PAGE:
Saturday, September 22, 2018

Where are we now?

It's been forever since I posted, sorry!  We have been busy: lots of life events, challenges, setbacks and successes for our sponsored families here in Toronto, and the arrival of a new family in August, 2018. Sometimes sponsorship is exhausting, frankly, although mostly I think we've all gained something from it.  I've gained a much larger view of what is going on in the Greater Toronto Area, in a variety of dimensions: what settlement services are like, what is similar and different about family bonds and celebrations across cultures.  Such as: the culture in Scarborough.

By Toronto_map.png: Lencerderivative work: SimonP (talk) - Toronto_map.png, CC BY-SA 3.0,

Our two first sponsored families made the choice to move to the suburbs, in large measure to be closer to a job held by the dad in the second family.  I'm not a suburban person, to put it mildly, but I've been discovering some excellent new things there (like the Damas Grill House and Juice Bar at Victoria Park and Lawrence, which has no website of its own, but here's a larger review of Syrian and Lebanese food in the area, guided by the heroes who founded Crown Pastries).

In any event, in consultation with the family, we made the decision to settle the third family close to their relatives (which means across town from most of the sponsorship group members).  What I hate: driving on the DVP to go see them to help them with something. What I love: seeing them close to each other and helping each other out.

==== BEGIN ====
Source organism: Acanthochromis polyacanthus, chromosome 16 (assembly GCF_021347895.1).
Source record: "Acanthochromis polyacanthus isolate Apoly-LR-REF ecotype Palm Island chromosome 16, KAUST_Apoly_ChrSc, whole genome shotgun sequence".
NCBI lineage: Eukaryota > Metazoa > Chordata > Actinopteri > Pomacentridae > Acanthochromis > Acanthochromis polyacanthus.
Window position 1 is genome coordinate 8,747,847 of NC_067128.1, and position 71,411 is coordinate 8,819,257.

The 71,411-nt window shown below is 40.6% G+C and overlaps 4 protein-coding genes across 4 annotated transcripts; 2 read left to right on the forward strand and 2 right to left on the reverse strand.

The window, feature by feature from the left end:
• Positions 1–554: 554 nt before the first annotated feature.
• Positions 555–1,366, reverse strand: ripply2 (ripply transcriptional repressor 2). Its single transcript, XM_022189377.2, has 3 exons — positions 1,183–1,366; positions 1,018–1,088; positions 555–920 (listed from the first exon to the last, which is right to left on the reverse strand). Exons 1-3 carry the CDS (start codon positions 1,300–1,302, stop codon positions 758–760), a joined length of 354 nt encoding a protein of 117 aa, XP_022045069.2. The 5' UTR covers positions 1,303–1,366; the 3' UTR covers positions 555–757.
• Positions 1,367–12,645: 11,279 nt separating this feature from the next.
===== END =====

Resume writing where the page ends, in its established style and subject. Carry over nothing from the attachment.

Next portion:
Baby news: The second family we sponsored had a baby girl in September, and she is adorable.  Our newest family has two super cute little boys: a one-year-old and a three-year-old.

The boys' room in their new place, just before they arrived...
Job news: Both our original families have breadwinners working full time, and our newest family has someone who is doing a specialized Construction Trades ESL program that we expect to lead to a job soon (he has terrific talents and enthusiasm, and is learning the language quickly).

The sponsorship group itself has been through various ups and downs. Some people who helped a lot at the beginning are nowhere to be seen, and others have really come through in amazing ways. I spend crazy amounts of time stewing at people who promised to do something and then flaked out (this is way, way worse in my books than never showing up at all).  Or feeling mad at the people who keep saying, "I can't do that, I'm busy."  We are all busy, you fool.

My advice for anyone starting a sponsorship group: get everyone to sign a form saying that they will take care of something (and specifying exactly what that something is: housing, dental, ESL, school registrations, doctor sign-up), and to write out the following sentence in their own blood: "I understand that at some point I may be unable to execute this duty, and if or when this happens, I will find someone else to cover for me. I promise not to just write to the group organizer and tell her to find someone else." OK, it felt good to get that off my chest. All that said, I've largely been really reassured about human nature through this process: most people really do want to help.  Not just group participants and volunteers, also school secretaries, building superintendents, bus drivers, random community members.  Thanks, everyone.

People talk a lot about what an amazing multicultural scene we have in Toronto. One thing I appreciate much more clearly now than I ever did before: this doesn't happen by itself. It requires huge labour and sacrifices on the part of newcomers who are arriving and trying to learn how to fit in, and how to make their lives work here, encountering new social rules and expectations. It also requires a lot of work on the part of settled Canadians to bring newcomers into our fold in a way that will enable them to live here freely and well.